Page:Popular Science Monthly Volume 42.djvu/381

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GENIUS AND SUICIDE.

Realf himself said that he thought his mind was obscured at the time. After some years of misery he procured a divorce and remarried. Happiness seemed to be near again, but after two years, upon some technical grounds, the Superior Court reversed the decision of the lower court and declared his divorce illegal. Misfortunes then began to fall thick and fast. His second wife and children, for he had become the father of triplets, grew ill. Additional heavy drains were made upon his purse by a widowed sister and a paralytic brother, and to add to his cup of bitterness his first wife followed him to California and insisted upon claiming support. At last, bowed down and broken by misfortune, worry, and overwork, he ended with laudanum his eventful and unhappy life in the autumn of 1878. He made two attempts before success resulted, and between them composed the poem beginning "De mortuis nil nisi bonum," thus reminding us of Marcus Lucanus, "the eminent Roman poet of the silver age," who repeated lines from his poems descriptive of death as his lifeblood ebbed away.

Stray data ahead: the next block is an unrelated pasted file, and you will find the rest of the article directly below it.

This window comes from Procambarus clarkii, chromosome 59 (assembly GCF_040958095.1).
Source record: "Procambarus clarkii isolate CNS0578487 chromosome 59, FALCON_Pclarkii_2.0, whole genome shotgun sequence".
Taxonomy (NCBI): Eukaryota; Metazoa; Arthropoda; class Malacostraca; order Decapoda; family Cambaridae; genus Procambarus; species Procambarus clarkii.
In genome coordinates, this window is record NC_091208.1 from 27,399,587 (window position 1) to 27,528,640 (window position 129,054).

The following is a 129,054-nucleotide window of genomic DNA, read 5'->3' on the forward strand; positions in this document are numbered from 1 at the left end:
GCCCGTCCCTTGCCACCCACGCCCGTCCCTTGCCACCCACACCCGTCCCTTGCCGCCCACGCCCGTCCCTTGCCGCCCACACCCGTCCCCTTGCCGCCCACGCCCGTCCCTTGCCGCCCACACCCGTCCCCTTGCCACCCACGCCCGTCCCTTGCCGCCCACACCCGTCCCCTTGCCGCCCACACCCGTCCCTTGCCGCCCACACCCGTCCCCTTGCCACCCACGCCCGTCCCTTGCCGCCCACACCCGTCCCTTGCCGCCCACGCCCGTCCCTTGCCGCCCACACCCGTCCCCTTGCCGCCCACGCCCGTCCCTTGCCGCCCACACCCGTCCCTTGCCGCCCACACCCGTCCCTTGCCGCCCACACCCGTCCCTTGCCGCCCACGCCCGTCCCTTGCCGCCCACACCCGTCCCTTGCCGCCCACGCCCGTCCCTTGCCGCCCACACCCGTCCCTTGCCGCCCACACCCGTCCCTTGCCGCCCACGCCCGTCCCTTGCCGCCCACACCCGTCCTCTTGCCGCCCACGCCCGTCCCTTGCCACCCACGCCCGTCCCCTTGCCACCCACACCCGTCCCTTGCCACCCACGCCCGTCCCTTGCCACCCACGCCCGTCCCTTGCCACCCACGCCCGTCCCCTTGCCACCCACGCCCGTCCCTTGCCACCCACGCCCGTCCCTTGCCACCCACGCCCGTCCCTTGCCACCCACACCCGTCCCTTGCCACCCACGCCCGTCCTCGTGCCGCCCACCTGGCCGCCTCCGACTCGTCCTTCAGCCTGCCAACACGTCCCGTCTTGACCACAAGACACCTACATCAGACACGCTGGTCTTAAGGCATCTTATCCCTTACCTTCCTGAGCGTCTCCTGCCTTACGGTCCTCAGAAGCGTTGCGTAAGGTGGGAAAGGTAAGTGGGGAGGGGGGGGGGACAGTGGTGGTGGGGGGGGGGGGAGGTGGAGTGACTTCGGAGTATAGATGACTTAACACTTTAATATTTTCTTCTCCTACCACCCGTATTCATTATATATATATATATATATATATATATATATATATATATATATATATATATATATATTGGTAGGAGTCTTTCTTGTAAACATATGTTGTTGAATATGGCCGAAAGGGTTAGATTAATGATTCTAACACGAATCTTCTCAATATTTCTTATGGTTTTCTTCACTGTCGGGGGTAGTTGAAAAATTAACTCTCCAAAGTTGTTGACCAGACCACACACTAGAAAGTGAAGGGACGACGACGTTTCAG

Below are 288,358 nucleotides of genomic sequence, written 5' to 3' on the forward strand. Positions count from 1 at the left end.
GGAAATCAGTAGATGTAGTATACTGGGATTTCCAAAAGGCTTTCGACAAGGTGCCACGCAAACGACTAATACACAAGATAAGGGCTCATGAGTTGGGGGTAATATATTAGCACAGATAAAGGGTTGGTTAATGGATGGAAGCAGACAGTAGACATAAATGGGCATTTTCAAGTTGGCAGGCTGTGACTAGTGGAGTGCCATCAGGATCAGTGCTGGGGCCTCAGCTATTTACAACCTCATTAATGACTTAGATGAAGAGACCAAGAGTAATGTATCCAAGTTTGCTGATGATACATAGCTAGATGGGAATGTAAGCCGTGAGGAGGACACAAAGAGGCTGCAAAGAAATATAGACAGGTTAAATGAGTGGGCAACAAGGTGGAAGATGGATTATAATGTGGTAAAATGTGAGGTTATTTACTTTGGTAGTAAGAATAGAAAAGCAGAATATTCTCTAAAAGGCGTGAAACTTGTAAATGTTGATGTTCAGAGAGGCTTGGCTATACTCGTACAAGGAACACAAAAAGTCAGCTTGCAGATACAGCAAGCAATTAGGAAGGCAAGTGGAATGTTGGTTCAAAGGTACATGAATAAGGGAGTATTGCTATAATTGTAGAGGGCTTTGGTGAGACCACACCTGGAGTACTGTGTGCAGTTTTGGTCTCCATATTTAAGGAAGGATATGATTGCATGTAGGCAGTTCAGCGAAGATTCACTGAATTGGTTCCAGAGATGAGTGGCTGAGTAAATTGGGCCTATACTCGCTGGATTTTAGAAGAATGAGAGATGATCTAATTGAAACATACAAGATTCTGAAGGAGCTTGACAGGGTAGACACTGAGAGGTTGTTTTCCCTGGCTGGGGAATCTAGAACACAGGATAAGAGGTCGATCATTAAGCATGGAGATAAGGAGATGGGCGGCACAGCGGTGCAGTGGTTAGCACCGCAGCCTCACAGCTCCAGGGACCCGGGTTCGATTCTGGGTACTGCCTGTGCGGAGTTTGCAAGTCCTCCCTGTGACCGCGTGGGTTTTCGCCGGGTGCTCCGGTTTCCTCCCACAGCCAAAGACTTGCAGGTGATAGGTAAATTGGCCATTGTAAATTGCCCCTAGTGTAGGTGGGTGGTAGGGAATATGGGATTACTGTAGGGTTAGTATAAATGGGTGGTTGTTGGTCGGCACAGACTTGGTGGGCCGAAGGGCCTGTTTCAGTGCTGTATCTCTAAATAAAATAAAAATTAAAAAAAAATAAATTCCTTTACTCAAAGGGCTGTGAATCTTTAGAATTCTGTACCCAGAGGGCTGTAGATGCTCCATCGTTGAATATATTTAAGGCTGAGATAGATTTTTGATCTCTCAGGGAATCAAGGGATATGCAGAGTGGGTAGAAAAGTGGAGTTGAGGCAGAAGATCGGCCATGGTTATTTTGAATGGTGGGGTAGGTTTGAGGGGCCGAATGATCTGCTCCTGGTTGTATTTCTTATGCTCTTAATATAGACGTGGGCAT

If we were to look carefully into the histories of the lives of men of genius, we should find many names to add to the number already mentioned, and still more to swell the list of those who had attempted the deed without meeting with success.

Haydon, the celebrated historical painter and writer, overcome by debt, disappointment, and ingratitude, laid down the brush with which he was at work upon his last great effort, Alfred and the Trial by Jury, wrote with a steady hand "Stretch me no longer upon this rough world," and then with a pistol-shot put an end to his unhappy existence.

Richard Payne Knight, the poet, Greek scholar, and antiquary, was a victim of melancholia, and finally destroyed himself with poison.

Burton, the vivacious author of The Anatomy of Melancholy, who had the reputation of being able to raise laughter in any company, however "mute and mopish," was in reality constitutionally depressed, and it is believed that he was at last so overcome by his malady that he ended his life in a fit of melancholy.

Kleist, poet and dramatist, brooded over suicide, attempted it once unsuccessfully, and finally, by agreement with Henriette Vogel, who believed herself affected with an incurable disease, repaired to a small inn near Potsdam, where they ended their lives together.

Lessmann, the humorous writer, like Burton, put an end to himself in a fit of melancholy.

Sir Samuel Romilly, a man of brilliant genius, by whose efforts the criminal laws of England were remodeled—a man loved for